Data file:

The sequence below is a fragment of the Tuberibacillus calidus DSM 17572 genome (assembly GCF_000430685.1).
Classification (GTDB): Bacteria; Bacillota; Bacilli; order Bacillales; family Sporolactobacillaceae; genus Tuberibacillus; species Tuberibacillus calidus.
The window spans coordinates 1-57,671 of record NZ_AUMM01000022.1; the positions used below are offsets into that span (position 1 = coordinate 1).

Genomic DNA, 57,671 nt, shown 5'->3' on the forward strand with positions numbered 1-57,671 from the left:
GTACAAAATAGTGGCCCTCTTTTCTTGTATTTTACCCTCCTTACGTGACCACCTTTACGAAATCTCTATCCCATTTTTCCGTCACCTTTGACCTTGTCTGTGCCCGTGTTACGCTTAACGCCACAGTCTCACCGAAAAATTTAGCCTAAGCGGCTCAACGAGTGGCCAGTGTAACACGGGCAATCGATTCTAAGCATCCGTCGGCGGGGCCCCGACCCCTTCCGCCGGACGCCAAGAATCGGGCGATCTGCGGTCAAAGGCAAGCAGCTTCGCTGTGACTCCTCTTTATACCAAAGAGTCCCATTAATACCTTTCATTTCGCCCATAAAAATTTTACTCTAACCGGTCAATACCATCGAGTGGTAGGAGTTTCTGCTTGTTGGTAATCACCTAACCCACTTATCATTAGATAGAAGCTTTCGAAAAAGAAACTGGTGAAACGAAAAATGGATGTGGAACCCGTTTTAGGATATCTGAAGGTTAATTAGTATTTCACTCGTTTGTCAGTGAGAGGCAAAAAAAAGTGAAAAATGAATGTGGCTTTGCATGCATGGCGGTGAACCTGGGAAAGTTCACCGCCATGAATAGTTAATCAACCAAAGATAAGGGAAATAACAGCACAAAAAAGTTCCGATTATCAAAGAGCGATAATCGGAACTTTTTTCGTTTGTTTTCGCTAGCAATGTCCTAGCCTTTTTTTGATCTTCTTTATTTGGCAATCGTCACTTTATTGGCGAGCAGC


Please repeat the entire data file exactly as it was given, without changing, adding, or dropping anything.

The sequence below is a fragment of the Tuberibacillus calidus DSM 17572 genome (assembly GCF_000430685.1).
Classification (GTDB): Bacteria; Bacillota; Bacilli; order Bacillales; family Sporolactobacillaceae; genus Tuberibacillus; species Tuberibacillus calidus.
The window spans coordinates 1-57,671 of record NZ_AUMM01000022.1; the positions used below are offsets into that span (position 1 = coordinate 1).

Genomic DNA, 57,671 nt, shown 5'->3' on the forward strand with positions numbered 1-57,671 from the left:
GTACAAAATAGTGGCCCTCTTTTCTTGTATTTTACCCTCCTTACGTGACCACCTTTACGAAATCTCTATCCCATTTTTCCGTCACCTTTGACCTTGTCTGTGCCCGTGTTACGCTTAACGCCACAGTCTCACCGAAAAATTTAGCCTAAGCGGCTCAACGAGTGGCCAGTGTAACACGGGCAATCGATTCTAAGCATCCGTCGGCGGGGCCCCGACCCCTTCCGCCGGACGCCAAGAATCGGGCGATCTGCGGTCAAAGGCAAGCAGCTTCGCTGTGACTCCTCTTTATACCAAAGAGTCCCATTAATACCTTTCATTTCGCCCATAAAAATTTTACTCTAACCGGTCAATACCATCGAGTGGTAGGAGTTTCTGCTTGTTGGTAATCACCTAACCCACTTATCATTAGATAGAAGCTTTCGAAAAAGAAACTGGTGAAACGAAAAATGGATGTGGAACCCGTTTTAGGATATCTGAAGGTTAATTAGTATTTCACTCGTTTGTCAGTGAGAGGCAAAAAAAAGTGAAAAATGAATGTGGCTTTGCATGCATGGCGGTGAACCTGGGAAAGTTCACCGCCATGAATAGTTAATCAACCAAAGATAAGGGAAATAACAGCACAAAAAAGTTCCGATTATCAAAGAGCGATAATCGGAACTTTTTTCGTTTGTTTTCGCTAGCAATGTCCTAGCCTTTTTTTGATCTTCTTTATTTGGCAATCGTCACTTTATTGGCGAGCAGC